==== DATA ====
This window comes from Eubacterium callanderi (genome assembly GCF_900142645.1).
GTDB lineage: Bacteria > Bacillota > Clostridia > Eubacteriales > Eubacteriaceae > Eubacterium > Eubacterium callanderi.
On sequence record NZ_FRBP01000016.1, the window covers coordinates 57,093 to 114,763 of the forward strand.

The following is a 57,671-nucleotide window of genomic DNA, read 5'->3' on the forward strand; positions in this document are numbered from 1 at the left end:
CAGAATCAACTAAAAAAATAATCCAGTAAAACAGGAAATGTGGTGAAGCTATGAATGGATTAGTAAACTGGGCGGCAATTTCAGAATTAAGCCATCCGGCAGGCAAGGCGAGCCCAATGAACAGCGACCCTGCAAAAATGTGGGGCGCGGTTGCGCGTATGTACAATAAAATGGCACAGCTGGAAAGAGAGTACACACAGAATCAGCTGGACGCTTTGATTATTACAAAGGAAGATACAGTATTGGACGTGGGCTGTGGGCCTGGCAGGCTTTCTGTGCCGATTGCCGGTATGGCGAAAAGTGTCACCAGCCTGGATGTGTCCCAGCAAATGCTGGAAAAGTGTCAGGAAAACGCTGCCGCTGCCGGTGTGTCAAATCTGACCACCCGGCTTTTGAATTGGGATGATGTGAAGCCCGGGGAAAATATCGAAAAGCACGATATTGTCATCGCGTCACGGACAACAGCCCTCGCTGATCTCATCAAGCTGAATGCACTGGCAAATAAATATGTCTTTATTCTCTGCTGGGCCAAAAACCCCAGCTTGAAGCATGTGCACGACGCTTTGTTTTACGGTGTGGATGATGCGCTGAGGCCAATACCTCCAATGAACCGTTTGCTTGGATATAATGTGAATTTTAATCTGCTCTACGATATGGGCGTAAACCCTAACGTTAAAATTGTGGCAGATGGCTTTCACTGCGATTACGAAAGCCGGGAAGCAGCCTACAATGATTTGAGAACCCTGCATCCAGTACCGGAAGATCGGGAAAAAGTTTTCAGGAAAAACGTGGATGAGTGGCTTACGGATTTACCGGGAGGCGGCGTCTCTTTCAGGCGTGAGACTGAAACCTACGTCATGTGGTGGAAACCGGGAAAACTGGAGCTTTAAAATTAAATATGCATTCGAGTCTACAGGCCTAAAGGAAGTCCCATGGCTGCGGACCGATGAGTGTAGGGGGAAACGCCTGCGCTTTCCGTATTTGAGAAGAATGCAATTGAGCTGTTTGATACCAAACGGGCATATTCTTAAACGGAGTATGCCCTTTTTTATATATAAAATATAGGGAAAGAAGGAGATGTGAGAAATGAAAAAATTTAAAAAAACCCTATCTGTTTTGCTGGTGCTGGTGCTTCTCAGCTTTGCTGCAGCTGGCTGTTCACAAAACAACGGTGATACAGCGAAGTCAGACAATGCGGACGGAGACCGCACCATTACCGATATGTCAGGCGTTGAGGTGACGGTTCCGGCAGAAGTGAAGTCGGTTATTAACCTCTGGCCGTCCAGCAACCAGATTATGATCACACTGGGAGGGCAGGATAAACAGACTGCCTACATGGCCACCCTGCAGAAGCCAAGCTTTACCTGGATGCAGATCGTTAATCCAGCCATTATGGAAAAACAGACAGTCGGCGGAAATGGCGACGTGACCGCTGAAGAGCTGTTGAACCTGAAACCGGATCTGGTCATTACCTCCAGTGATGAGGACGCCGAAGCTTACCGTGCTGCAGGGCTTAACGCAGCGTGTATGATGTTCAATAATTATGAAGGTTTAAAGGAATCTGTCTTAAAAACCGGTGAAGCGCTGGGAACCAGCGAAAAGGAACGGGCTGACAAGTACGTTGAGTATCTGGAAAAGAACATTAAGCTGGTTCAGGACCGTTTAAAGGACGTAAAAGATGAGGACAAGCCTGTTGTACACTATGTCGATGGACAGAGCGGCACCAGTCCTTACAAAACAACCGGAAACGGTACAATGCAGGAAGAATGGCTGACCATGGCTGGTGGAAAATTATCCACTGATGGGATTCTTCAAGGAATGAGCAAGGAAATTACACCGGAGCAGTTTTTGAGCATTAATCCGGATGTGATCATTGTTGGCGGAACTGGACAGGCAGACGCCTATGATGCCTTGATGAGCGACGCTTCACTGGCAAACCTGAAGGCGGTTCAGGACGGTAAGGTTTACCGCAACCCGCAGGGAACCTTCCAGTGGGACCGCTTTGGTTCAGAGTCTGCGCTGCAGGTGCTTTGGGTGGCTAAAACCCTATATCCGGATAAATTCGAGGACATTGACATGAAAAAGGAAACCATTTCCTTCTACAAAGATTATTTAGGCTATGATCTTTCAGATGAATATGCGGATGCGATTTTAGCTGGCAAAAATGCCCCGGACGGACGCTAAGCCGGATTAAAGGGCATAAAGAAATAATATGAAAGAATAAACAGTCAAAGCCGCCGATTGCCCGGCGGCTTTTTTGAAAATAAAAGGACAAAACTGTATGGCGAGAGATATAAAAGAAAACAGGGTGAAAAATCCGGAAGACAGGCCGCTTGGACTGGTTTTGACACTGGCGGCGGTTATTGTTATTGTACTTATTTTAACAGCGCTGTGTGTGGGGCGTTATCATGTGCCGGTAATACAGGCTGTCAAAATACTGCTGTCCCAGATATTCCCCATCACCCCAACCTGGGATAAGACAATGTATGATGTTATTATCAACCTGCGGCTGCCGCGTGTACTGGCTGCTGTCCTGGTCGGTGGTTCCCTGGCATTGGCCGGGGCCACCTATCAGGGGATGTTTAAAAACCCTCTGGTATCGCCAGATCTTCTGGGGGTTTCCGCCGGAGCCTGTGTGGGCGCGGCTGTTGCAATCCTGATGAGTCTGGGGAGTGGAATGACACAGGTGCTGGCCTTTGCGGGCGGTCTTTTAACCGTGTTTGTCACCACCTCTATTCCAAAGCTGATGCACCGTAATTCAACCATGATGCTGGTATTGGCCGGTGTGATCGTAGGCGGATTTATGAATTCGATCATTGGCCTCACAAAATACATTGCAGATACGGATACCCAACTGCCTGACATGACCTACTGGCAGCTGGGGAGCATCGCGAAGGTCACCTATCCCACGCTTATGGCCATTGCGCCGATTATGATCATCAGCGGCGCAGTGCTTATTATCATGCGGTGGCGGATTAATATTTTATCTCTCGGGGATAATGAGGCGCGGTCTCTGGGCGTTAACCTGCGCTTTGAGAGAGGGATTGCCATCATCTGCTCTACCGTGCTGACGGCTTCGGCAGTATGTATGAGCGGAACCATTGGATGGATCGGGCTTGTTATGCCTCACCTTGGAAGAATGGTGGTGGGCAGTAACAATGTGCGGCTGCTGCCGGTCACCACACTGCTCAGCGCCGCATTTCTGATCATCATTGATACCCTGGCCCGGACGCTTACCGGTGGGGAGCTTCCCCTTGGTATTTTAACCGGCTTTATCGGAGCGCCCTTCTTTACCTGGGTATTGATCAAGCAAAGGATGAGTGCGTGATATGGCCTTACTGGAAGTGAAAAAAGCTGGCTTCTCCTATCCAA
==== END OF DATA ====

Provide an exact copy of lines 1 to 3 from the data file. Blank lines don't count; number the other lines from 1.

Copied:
This window comes from Eubacterium callanderi (genome assembly GCF_900142645.1).
GTDB lineage: Bacteria > Bacillota > Clostridia > Eubacteriales > Eubacteriaceae > Eubacterium > Eubacterium callanderi.
On sequence record NZ_FRBP01000016.1, the window covers coordinates 57,093 to 114,763 of the forward strand.